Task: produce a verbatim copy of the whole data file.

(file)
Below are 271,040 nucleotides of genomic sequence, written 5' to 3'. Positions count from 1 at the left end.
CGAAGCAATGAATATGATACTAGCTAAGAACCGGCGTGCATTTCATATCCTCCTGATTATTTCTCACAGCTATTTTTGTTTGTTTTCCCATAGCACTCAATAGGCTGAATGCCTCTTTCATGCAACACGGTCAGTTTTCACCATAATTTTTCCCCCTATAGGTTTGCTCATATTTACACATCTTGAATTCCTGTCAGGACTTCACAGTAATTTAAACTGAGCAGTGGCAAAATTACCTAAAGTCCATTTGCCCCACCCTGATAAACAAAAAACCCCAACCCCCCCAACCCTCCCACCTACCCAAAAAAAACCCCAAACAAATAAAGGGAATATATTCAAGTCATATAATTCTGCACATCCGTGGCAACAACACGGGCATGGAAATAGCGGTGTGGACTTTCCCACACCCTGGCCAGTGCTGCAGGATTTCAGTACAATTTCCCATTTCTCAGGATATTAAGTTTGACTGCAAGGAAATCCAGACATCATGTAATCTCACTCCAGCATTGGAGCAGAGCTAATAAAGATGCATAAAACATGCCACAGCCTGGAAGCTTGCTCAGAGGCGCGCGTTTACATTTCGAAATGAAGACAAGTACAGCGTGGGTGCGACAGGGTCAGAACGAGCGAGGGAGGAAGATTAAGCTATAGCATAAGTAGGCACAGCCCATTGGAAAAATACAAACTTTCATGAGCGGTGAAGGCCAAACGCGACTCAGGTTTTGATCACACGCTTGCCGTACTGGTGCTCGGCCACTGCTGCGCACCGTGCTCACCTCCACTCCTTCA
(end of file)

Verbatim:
Below are 271,040 nucleotides of genomic sequence, written 5' to 3'. Positions count from 1 at the left end.
CGAAGCAATGAATATGATACTAGCTAAGAACCGGCGTGCATTTCATATCCTCCTGATTATTTCTCACAGCTATTTTTGTTTGTTTTCCCATAGCACTCAATAGGCTGAATGCCTCTTTCATGCAACACGGTCAGTTTTCACCATAATTTTTCCCCCTATAGGTTTGCTCATATTTACACATCTTGAATTCCTGTCAGGACTTCACAGTAATTTAAACTGAGCAGTGGCAAAATTACCTAAAGTCCATTTGCCCCACCCTGATAAACAAAAAACCCCAACCCCCCCAACCCTCCCACCTACCCAAAAAAAACCCCAAACAAATAAAGGGAATATATTCAAGTCATATAATTCTGCACATCCGTGGCAACAACACGGGCATGGAAATAGCGGTGTGGACTTTCCCACACCCTGGCCAGTGCTGCAGGATTTCAGTACAATTTCCCATTTCTCAGGATATTAAGTTTGACTGCAAGGAAATCCAGACATCATGTAATCTCACTCCAGCATTGGAGCAGAGCTAATAAAGATGCATAAAACATGCCACAGCCTGGAAGCTTGCTCAGAGGCGCGCGTTTACATTTCGAAATGAAGACAAGTACAGCGTGGGTGCGACAGGGTCAGAACGAGCGAGGGAGGAAGATTAAGCTATAGCATAAGTAGGCACAGCCCATTGGAAAAATACAAACTTTCATGAGCGGTGAAGGCCAAACGCGACTCAGGTTTTGATCACACGCTTGCCGTACTGGTGCTCGGCCACTGCTGCGCACCGTGCTCACCTCCACTCCTTCA